Mikhail Gorbachev said, “We are all passengers aboard one ship, the Earth, and we must not allow it to be wrecked.  There will be no second Noah’s Ark.”

What I found most compelling with O’Connor’s work stems from the fact that I have witnessed firsthand the ramifications facing other countries that allowed their populations to spin out of control. For example, Bangladesh, not much bigger in landmass than Tasmania, houses 144 million people.  Can any Australian fathom Tasmania with 144 million people? That’s what’s happening worldwide and that’s why people flee those countries by the millions. 

Instead of absorbing an unending line of immigrants, Australia and other first world countries might help those other countries by NOT taking their refugees, but instead, send them birth control and family planning along with food production techniques and water purification. Help them in their own countries. If they refuse help, then, in the final analysis, they must suffer their own Malthusian overload.  If Australia keeps taking immigrants, then, Australia becomes another Bangladesh or variation thereof at some point in this century.

“Most Western elites continue urging the wealthy West not to stem the migrant tide, but to absorb our global brothers and sisters until their horrid ordeal has been endured and shared by all--ten billion humans packed onto an ecologically devastated planet.”   Dr. Otis Graham, Unguarded Gates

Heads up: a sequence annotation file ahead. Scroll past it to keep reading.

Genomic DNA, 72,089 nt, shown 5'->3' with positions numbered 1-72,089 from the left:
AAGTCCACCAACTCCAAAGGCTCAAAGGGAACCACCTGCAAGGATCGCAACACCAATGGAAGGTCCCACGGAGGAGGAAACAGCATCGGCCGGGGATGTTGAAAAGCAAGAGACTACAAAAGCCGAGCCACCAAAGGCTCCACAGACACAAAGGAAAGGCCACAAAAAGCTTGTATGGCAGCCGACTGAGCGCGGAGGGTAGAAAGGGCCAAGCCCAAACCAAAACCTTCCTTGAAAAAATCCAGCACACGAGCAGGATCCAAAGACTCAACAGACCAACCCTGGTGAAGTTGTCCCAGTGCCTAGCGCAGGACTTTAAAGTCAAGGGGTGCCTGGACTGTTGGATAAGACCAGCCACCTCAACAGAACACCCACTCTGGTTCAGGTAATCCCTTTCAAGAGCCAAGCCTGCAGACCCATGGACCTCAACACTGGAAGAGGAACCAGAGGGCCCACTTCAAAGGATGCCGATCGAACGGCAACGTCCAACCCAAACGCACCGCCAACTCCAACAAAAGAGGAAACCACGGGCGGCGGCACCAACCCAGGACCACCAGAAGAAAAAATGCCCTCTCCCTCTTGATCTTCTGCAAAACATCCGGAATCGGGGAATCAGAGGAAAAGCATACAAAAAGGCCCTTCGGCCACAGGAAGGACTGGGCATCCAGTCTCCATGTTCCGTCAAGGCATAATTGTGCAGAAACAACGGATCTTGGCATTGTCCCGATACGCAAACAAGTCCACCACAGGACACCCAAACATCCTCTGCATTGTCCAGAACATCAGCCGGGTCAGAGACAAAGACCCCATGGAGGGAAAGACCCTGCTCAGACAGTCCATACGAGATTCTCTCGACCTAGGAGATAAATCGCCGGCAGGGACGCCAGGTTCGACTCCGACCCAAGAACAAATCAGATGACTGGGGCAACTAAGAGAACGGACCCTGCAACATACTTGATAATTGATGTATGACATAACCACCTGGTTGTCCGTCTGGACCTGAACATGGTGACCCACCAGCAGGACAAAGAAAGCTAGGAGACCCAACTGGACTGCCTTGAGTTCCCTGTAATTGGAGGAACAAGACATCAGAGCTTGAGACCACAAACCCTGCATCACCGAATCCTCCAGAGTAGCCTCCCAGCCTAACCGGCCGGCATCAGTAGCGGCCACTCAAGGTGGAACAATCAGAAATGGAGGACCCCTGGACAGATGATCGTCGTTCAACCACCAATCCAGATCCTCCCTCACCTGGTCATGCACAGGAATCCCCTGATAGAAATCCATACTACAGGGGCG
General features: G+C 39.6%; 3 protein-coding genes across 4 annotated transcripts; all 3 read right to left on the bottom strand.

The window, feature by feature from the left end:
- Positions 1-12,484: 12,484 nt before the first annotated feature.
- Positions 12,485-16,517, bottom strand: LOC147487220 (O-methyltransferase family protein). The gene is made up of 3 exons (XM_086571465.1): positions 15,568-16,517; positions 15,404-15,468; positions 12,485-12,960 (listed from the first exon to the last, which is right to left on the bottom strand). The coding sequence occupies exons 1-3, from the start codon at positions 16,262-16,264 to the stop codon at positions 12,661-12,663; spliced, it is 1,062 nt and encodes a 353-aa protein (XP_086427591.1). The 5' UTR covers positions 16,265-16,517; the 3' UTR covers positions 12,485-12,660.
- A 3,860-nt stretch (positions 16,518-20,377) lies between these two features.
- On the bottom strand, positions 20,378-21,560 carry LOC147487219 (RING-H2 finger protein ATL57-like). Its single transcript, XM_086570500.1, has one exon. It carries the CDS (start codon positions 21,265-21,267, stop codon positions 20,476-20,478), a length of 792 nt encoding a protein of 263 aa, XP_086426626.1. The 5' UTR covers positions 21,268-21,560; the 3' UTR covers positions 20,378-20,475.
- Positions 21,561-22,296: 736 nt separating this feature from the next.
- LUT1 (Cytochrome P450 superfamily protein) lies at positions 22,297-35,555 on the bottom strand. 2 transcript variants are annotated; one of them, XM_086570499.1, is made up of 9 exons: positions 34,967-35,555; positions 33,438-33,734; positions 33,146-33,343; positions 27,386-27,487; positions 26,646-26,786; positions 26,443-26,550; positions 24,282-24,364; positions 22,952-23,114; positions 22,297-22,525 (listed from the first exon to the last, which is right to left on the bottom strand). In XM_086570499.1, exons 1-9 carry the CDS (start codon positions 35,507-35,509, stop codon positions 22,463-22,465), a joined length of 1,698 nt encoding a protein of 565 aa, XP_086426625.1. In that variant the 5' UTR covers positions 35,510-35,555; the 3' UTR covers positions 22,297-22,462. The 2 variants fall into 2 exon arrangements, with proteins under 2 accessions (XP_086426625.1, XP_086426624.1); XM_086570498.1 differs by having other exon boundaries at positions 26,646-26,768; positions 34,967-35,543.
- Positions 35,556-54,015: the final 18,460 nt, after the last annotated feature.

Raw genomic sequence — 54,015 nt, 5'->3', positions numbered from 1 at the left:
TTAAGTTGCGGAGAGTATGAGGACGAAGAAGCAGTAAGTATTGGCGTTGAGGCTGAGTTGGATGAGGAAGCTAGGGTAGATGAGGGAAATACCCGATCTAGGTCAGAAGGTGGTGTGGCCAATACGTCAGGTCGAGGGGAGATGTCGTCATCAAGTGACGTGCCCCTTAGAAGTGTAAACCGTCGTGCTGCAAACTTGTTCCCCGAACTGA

In chapter 5, the authors land, like the shocking wildfires in Sydney and NSW last year, with a savage reality punch: food or the scarcity of it!

“There are several reasons why Earth is failing—but they all come down to the fact that an increasing number of people are making increasing demands on a single planet,” Lines said. “The Green Revolution is basically over, it’s gains already cancelled by population growth.”

To attest to that fact, an average of 18 million people die of starvation or starvation related diseases annually worldwide.  I can say, that in my world bicycle travels, I’ve seen those deaths firsthand.   It’s not a benign statistic to me; it’s a harsh visual reality.  If you look at any “Save the Children” program begging to feed the children, you have seen what I have seen.  For anyone that really wants to save the children, first world countries should send birth control first and food second. (

“Humans will continue to clear the diminishing lands left to other species,” O’Connor said. “Wreaking disaster upon creatures already pushed to the margins.”

Worldwide, humans cause the extinction of 100 creatures daily via human encroachment on habitat. In Oz, many kangaroos suffer endangerment as well as dozens of other species.

“The debate ought to be about the carrying capacity of the continent—a continent that has lousy soils, fragile soils and depleted and degraded river systems.” Bob Carr, writing for Weekend Australian, June 1994

Part 3: How many Australians are too many?



Frosty Wooldridge has bicycled across six continents – from the Arctic to the South Pole – as well as six times across the USA, coast to coast and border to border.  In 2005, he bicycled from the Arctic Circle, Norway to Athens, Greece.  He presents “The Coming Population Crisis in America: and what you can do about it” to civic clubs, church groups, high schools and colleges.  He works to bring about sensible world population balance at